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October 2009 Cover
October 2009 Cover

 Road Warrior Road Warrior Archive  
October 2009 Email this to a friend
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Across the dark Russian steppes

By Matthew Link

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I boarded the night train in St Petersburg with my backpack wrapped around me like a shield. It was right after Soviet communism had expelled its last breath and puttered out into the hazy rear view mirror of history.
There was a tangible darkness to the place, like chaos was in charge and nobody else. Gypsy kids roamed the streets in packs and grabbed at me, and I saw an elderly man screaming as he was violently mugged. The Russian mafia, ostentatious in their dark limos and Italian suits, seemed to be the only ones enjoying themselves and offering any kind of structure to reality.
I held a train ticket in my hand, unsure if I had even bought the correct one. I boarded and quickly snuggled into a sleeper berth. There were three other men in my compartment. Just before the train was set to depart, a businessman entered and said to me, "I believe you are in my berth."
"I am?"
We compared tickets, and he pointed out that my ticket's date was wrong. The train began to pull out of the station. How would they throw me off? Just chuck my bag on to the dark steppes with me after it?
The businessman had a suggestion.
"If you give the conductor five dollars," he said, "I'm sure he can find a place for you."
I spotted the back of a conductor's jacket and he walked down the narrow hall. I tapped the shoulder, and he turned around. Standing in front of me was a tall, twenty- something man with gleaming eyes, a gorgeous smile, and a muscular frame bursting out of his tight uniform. Sand-colored hair tousled out from under his quasi-military cap. It was like a bad porno, complete with odd accents. I was in love.
I fished five dollars out of my pocket and followed him down the dark hallway like a stray puppy. He smiled and slid open a rickety door. He gestured with his arm that this was where I would be sleeping. It was a Spartan compartment with four bunk-bed berths lit by flickering fluorescent bulbs.
Two of the beds had other train workers sprawled out on them. Without skipping a beat, a bottle of vodka magically appeared, as well as a small table covered with shot glasses. Before I knew it, I was downing generic-label vodka with my new train buddies.
I found out that the sandy-haired conductor was named Sasha. He didn't speak a lick of English. Was I getting wasted, or was each vodka shot inching him closer to me on the tiny bed? He leaned back on to my leg and held his firm body there. I began to carefully stroke the muscles in his back through his starched uniform.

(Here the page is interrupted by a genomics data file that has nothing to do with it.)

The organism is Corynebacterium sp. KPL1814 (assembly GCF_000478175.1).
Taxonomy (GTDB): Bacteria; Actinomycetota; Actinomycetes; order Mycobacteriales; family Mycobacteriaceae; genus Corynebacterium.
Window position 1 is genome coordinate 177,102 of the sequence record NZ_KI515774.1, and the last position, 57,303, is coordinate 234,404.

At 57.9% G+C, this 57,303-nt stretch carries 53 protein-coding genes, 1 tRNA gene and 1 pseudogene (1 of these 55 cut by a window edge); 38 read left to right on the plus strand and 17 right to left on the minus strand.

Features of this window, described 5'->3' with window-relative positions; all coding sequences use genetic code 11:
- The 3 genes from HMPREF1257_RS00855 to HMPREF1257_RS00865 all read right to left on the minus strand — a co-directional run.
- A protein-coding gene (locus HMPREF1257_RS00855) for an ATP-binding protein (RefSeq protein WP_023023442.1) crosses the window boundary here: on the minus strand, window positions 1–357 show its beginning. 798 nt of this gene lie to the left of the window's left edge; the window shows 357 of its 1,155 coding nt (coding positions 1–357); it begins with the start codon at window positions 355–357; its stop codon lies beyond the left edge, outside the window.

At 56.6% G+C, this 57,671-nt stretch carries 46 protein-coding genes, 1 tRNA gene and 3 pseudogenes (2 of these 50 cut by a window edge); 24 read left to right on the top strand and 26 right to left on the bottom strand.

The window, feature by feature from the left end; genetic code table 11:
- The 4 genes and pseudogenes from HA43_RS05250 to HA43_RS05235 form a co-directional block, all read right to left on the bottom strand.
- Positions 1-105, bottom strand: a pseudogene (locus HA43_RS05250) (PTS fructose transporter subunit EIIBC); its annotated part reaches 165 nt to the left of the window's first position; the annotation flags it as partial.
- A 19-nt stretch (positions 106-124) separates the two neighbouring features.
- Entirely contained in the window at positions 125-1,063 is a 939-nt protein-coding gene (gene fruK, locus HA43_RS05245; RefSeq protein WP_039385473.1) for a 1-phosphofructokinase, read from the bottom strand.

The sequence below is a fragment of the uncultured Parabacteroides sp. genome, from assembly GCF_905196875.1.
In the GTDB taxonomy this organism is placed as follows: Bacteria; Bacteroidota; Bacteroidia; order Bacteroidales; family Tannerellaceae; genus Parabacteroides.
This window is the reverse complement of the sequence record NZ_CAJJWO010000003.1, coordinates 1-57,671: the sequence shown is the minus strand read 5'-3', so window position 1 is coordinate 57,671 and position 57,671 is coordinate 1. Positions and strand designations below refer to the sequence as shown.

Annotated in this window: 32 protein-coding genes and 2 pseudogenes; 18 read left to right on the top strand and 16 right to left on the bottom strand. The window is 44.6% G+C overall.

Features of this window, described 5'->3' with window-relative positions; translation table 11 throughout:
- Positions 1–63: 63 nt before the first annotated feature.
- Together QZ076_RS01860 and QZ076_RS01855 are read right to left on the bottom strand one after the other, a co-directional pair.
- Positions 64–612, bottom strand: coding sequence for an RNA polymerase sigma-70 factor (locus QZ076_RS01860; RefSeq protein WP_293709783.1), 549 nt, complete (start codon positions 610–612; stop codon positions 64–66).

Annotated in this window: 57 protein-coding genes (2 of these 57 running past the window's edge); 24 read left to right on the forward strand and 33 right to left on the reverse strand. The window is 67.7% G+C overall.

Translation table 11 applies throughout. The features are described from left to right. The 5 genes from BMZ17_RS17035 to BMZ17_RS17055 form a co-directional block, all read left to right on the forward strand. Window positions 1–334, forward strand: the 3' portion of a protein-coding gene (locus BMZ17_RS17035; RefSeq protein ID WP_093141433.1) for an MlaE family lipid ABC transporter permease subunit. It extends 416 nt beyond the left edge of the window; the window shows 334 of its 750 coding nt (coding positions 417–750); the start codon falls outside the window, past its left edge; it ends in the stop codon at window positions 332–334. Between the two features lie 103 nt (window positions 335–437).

After the others began to pass out like flies, Sasha stood up and put his jacket and hat back on. He bent down, kissed me right on the lips, and gestured with his hunky hands that he had to make the rounds of the train and would be right back.
I must have passed out too, since I was suddenly awoken by a shirtless Sasha unbuttoning my pants. I glanced up to the berth across from us, but all I could see was a comatose arm dangling from above, bouncing along with the movement of the train like it was dribbling a basketball.
Sasha judo-flipped me over so that I was on top of his burly frame. He seemed to have some experience in moving around these tight spaces. His two hard globes of juicy golden buttock jumped up at me, calling me. I fumbled for a condom in my bag. The train chugged and heaved, the dark landscape of Russia whishing by us like an X-rated Sergei Eisenstein cinematic montage.
The next morning, the other train workers stirred in their hung-over stupor, and Sasha escorted me out to the platform, where he wrote down his address for me. I searched and searched for over a week, but never found his home. Trains pass in the night and reach their destinations, and you never get back on them again and they vaporize over the horizon. Moving quickly in the darkness, fantasies and memories are soul mates, after all.

Author Profile:  Matthew Link

Matthew Link has written for numerous magazines and has appeared on many television and radio shows. His documentaries have aired on PBS stations and in international film festivals.

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